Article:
Thursday, January 24, 2013
The man who oversees inspections at the San Diego area’s border crossings gave a State of the Ports address on Thursday. Some progress is being made on easing border wait times, but big improvements are still a ways off.
SAN DIEGO The ports of entry in San Diego and Imperial County handled nearly 40 percent of all pedestrian and passenger traffic along the U.S.-Mexico border last year, and more drugs were seized at these border crossings than anywhere else in the nation.
Pete Flores, director of the San Diego Field Office for U.S. Customs and Border Protection, shared these figures in his State of the Ports address before members of the Otay Mesa Chamber of Commerce.
The high traffic and security concerns help explain why U.S.-bound border crossers often wait two to three hours. But relief is in the works — in various stages.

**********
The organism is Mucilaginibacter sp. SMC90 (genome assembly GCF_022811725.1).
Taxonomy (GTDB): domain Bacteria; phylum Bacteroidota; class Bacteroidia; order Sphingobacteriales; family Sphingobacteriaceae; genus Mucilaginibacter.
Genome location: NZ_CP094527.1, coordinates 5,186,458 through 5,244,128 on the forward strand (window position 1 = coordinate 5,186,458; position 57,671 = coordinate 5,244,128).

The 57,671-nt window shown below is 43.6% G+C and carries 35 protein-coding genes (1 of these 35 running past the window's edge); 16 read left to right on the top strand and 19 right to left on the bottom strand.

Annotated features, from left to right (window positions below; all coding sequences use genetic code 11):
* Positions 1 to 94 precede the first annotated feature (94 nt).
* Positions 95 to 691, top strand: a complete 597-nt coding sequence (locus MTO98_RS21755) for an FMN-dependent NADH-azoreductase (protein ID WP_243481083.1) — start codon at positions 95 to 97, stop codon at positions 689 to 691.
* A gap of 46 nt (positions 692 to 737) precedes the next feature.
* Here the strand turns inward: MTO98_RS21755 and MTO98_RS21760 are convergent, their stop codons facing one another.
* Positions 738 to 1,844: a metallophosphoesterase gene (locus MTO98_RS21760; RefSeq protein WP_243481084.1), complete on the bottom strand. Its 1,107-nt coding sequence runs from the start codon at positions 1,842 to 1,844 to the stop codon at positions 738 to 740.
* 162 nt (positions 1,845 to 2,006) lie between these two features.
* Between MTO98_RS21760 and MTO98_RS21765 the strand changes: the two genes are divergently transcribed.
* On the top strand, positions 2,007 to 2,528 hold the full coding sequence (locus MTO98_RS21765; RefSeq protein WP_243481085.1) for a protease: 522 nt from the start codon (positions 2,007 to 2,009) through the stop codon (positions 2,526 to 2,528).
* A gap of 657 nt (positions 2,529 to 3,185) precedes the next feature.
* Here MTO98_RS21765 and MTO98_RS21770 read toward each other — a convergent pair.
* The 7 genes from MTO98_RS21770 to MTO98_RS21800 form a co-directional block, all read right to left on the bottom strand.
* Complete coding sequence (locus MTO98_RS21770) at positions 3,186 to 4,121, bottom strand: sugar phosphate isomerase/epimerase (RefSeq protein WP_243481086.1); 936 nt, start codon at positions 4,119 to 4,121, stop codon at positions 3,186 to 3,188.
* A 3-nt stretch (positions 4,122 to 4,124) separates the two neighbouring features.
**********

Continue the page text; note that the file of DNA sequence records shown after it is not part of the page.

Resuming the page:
Mexican and U.S. officials are working on a joint pre-inspection facility where cargo would be screened just south of the U.S. border, with the hope of alleviating commercial traffic at the border itself. Other pre-inspection facilities are planned for the Laredo International Airport in Texas and the Foxconn maquiladora complex near Ciudad Juárez.
Private developers have said they hope to break ground by the end of the year on a cross-border terminal, whereby passengers traveling through the Tijuana International Airport could get to and from the U.S. without leaving the terminal.
At the San Ysidro border crossing from Tijuana, the first phase of renovation is on track for completion by mid-2014. That will mean more lanes and inspection booths, which should speed up wait times.
But further planned improvements at San Ysidro, including eight more lanes and an expanded pedestrian crossing, still await funding from Congress.